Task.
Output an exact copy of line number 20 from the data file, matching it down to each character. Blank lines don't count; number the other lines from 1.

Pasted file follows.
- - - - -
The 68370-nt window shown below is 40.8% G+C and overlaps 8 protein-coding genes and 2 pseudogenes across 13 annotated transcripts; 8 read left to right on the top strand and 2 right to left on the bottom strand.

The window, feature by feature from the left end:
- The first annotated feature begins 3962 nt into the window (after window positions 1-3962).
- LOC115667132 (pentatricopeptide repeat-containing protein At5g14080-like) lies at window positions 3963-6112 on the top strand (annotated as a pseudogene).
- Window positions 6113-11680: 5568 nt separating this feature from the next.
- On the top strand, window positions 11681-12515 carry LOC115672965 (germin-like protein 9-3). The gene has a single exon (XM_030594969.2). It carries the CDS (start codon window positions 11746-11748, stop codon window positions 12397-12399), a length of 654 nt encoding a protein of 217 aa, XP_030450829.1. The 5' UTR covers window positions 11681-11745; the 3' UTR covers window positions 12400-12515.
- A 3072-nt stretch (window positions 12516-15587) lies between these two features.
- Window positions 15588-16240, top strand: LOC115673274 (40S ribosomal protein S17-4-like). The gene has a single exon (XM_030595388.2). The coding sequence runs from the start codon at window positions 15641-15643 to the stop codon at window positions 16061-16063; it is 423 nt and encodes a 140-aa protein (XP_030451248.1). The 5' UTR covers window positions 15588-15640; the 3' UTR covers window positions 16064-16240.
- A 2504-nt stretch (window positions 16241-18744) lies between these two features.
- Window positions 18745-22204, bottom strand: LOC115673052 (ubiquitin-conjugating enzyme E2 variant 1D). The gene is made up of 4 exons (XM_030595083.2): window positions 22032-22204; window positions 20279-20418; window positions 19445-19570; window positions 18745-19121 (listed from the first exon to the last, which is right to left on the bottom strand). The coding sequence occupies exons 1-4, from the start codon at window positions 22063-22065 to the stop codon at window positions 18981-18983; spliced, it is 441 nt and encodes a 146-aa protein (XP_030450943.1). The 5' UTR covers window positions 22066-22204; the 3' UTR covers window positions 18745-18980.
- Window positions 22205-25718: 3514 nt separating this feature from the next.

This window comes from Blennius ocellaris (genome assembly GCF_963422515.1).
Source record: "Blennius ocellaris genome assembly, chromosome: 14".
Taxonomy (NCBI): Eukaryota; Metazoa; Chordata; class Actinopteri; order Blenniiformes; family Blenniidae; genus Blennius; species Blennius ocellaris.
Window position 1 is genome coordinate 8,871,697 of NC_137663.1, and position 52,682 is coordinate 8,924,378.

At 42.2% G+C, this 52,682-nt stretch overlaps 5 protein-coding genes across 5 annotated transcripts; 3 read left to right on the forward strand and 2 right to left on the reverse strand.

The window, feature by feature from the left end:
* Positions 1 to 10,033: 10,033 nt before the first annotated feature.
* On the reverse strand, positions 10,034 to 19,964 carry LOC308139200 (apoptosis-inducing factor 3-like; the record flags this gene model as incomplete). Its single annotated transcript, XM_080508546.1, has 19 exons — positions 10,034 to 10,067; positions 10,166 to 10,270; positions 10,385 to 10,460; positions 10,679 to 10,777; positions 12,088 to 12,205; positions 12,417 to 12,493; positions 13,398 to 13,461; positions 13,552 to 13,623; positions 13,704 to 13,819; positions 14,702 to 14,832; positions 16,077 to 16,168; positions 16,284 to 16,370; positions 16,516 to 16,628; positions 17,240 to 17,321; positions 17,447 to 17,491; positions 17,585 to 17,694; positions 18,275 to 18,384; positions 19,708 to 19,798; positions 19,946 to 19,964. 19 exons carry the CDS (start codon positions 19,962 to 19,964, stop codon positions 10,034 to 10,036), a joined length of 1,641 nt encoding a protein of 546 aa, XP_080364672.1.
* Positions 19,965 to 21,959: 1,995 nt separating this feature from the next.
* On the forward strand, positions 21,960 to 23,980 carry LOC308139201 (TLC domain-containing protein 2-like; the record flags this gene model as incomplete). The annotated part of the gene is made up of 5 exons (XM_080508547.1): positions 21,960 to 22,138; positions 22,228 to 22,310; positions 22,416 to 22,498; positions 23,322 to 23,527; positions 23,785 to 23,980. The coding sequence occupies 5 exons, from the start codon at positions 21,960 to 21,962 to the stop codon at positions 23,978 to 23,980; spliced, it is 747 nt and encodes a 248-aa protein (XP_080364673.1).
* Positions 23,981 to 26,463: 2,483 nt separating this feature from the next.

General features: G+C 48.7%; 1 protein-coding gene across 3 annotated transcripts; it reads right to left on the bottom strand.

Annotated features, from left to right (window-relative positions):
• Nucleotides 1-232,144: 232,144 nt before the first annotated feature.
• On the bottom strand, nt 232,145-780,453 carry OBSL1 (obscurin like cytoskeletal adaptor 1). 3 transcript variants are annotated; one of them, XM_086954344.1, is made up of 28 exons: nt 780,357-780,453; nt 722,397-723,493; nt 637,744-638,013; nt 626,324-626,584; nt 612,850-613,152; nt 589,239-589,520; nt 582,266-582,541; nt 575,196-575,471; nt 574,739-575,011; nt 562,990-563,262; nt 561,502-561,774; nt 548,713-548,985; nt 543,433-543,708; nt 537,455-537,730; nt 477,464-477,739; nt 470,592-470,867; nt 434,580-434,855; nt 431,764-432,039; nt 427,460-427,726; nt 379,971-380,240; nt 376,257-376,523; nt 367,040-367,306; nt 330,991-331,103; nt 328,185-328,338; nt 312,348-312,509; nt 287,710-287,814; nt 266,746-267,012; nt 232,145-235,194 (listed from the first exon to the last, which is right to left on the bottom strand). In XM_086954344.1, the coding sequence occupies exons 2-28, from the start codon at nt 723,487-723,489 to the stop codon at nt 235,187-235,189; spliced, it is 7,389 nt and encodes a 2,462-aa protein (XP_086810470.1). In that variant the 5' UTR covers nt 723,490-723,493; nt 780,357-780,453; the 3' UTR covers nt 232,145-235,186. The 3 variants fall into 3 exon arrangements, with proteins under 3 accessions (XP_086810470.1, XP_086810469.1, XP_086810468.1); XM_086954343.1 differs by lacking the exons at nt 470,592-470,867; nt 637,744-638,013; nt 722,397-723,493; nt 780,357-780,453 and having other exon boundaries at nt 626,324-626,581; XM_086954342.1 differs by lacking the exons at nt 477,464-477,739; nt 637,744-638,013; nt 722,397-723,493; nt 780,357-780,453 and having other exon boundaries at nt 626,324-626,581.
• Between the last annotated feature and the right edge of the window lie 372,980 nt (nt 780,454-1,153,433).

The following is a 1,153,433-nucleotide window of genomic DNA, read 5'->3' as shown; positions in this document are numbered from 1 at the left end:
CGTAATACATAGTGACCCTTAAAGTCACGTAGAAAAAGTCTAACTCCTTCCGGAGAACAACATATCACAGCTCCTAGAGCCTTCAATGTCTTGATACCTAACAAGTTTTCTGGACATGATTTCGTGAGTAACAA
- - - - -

* Positions 19,965 to 21,959: 1,995 nt separating this feature from the next.